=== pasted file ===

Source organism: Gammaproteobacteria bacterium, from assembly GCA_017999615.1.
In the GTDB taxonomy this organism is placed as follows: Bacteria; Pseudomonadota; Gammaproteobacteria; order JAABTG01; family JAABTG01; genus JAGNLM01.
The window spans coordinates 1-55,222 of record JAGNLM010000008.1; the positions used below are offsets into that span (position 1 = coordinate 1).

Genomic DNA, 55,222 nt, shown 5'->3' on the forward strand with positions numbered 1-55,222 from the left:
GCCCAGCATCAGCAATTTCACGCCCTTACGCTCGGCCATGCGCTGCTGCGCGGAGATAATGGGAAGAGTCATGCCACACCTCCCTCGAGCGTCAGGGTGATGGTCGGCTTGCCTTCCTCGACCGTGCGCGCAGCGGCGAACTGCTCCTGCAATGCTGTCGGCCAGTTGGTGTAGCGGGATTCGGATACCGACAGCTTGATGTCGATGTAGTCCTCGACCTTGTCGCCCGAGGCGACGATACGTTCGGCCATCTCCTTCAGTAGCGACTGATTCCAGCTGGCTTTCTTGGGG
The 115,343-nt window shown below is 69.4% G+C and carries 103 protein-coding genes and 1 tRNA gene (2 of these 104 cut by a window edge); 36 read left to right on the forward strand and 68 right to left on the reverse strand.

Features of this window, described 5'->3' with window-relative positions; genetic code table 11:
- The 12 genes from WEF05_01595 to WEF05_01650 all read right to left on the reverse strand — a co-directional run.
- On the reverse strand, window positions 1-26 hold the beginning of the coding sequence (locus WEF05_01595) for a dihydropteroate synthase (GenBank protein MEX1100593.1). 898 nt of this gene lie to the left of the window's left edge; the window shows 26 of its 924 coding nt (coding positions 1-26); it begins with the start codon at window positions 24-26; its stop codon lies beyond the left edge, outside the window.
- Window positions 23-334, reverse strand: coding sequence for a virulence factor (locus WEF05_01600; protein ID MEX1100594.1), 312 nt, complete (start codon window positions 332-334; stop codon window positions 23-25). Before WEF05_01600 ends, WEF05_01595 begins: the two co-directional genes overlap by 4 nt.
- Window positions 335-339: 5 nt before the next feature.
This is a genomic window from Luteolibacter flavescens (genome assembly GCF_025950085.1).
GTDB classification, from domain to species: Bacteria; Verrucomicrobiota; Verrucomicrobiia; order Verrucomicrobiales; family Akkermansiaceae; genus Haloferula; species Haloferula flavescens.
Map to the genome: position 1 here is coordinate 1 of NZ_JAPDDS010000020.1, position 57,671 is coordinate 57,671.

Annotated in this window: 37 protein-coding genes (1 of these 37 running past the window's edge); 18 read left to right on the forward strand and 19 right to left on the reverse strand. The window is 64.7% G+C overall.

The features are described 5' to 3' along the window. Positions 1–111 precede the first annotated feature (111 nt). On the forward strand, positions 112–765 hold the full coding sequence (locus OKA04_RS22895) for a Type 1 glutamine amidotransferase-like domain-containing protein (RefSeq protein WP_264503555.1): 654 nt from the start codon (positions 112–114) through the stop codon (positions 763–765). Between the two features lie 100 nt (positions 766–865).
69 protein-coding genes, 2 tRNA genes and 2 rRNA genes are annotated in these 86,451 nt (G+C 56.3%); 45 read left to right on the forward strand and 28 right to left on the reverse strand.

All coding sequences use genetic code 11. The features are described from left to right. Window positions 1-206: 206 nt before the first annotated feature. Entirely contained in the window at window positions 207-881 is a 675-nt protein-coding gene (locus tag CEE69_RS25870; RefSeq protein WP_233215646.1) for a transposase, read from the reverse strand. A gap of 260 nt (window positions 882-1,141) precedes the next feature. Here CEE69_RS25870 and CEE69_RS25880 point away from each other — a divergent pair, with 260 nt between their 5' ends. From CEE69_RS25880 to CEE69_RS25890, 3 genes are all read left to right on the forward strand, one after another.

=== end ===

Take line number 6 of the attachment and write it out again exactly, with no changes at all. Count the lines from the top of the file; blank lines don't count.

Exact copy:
The 115,343-nt window shown below is 69.4% G+C and carries 103 protein-coding genes and 1 tRNA gene (2 of these 104 cut by a window edge); 36 read left to right on the forward strand and 68 right to left on the reverse strand.